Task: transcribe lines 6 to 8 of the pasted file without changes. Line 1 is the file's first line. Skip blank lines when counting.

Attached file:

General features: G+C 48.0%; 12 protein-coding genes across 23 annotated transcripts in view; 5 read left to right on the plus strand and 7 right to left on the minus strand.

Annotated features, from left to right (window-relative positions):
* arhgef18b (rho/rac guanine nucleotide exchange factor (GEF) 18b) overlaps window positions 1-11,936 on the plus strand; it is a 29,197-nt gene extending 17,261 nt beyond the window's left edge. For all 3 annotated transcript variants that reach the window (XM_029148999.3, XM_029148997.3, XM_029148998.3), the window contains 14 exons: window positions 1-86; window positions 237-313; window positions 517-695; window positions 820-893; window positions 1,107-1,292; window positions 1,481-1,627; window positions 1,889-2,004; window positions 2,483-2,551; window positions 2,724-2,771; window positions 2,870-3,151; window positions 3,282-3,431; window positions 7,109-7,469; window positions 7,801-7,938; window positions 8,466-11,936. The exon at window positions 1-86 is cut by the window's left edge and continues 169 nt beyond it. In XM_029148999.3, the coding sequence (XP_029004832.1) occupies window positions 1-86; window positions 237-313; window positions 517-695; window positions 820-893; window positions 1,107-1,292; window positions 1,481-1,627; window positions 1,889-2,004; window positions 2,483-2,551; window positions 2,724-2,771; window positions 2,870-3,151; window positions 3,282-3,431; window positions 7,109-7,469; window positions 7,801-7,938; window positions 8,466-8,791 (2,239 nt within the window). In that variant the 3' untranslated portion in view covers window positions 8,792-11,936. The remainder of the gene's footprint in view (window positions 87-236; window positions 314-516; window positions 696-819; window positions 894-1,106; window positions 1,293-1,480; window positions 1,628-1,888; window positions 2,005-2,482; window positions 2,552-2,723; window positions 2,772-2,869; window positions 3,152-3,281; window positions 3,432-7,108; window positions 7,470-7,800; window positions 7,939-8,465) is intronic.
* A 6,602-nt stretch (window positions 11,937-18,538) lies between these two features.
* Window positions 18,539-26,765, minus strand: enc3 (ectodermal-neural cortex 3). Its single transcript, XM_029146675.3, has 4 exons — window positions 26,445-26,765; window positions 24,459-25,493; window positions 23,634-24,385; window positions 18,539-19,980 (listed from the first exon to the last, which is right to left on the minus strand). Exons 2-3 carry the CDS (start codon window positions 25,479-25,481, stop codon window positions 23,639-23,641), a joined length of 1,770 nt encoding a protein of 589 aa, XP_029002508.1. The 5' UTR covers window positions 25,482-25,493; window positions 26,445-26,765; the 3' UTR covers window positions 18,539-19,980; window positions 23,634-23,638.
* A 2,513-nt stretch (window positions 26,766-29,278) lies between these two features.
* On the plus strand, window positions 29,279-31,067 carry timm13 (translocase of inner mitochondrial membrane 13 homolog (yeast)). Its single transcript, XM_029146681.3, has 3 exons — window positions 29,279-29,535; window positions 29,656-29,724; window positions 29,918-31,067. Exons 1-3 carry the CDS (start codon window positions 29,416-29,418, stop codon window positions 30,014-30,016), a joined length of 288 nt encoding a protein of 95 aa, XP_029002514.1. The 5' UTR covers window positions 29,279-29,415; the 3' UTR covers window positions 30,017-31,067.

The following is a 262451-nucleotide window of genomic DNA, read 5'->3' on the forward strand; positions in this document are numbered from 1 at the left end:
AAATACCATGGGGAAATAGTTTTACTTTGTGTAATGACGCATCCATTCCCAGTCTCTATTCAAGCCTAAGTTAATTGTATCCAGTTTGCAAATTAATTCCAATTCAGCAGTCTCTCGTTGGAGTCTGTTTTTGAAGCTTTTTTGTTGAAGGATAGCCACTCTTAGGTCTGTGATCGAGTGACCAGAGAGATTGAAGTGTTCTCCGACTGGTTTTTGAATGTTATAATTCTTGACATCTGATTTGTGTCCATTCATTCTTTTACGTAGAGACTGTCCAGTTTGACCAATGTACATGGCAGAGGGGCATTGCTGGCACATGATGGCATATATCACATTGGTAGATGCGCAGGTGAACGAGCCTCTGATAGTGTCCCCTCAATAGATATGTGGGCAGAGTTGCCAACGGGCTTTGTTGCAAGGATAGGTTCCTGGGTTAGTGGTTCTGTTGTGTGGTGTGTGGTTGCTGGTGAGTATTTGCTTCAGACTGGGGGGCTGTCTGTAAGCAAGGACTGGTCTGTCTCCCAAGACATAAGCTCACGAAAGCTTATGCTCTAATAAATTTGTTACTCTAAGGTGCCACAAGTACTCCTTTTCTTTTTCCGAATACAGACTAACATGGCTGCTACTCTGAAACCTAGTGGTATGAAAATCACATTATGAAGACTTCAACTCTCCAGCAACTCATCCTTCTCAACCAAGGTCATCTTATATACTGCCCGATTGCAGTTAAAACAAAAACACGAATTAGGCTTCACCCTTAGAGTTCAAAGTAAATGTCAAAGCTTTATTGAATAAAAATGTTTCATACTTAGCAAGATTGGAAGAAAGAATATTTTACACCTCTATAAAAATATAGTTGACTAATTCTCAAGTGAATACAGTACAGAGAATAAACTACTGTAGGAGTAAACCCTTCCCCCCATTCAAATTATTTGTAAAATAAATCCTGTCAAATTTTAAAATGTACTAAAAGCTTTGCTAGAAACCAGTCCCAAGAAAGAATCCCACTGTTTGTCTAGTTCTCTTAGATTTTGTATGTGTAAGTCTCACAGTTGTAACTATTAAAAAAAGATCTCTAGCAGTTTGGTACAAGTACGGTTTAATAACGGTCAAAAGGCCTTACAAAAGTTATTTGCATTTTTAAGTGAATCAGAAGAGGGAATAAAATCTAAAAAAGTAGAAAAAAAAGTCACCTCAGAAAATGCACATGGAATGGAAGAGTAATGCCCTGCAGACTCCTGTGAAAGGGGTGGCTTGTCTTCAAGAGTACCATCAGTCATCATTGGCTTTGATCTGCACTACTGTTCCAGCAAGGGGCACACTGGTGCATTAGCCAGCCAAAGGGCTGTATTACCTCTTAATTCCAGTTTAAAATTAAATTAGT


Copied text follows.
* A 2,513-nt stretch (window positions 26,766-29,278) lies between these two features.
* On the plus strand, window positions 29,279-31,067 carry timm13 (translocase of inner mitochondrial membrane 13 homolog (yeast)). Its single transcript, XM_029146681.3, has 3 exons — window positions 29,279-29,535; window positions 29,656-29,724; window positions 29,918-31,067. Exons 1-3 carry the CDS (start codon window positions 29,416-29,418, stop codon window positions 30,014-30,016), a joined length of 288 nt encoding a protein of 95 aa, XP_029002514.1. The 5' UTR covers window positions 29,279-29,415; the 3' UTR covers window positions 30,017-31,067.

The following is a 262451-nucleotide window of genomic DNA, read 5'->3' on the forward strand; positions in this document are numbered from 1 at the left end: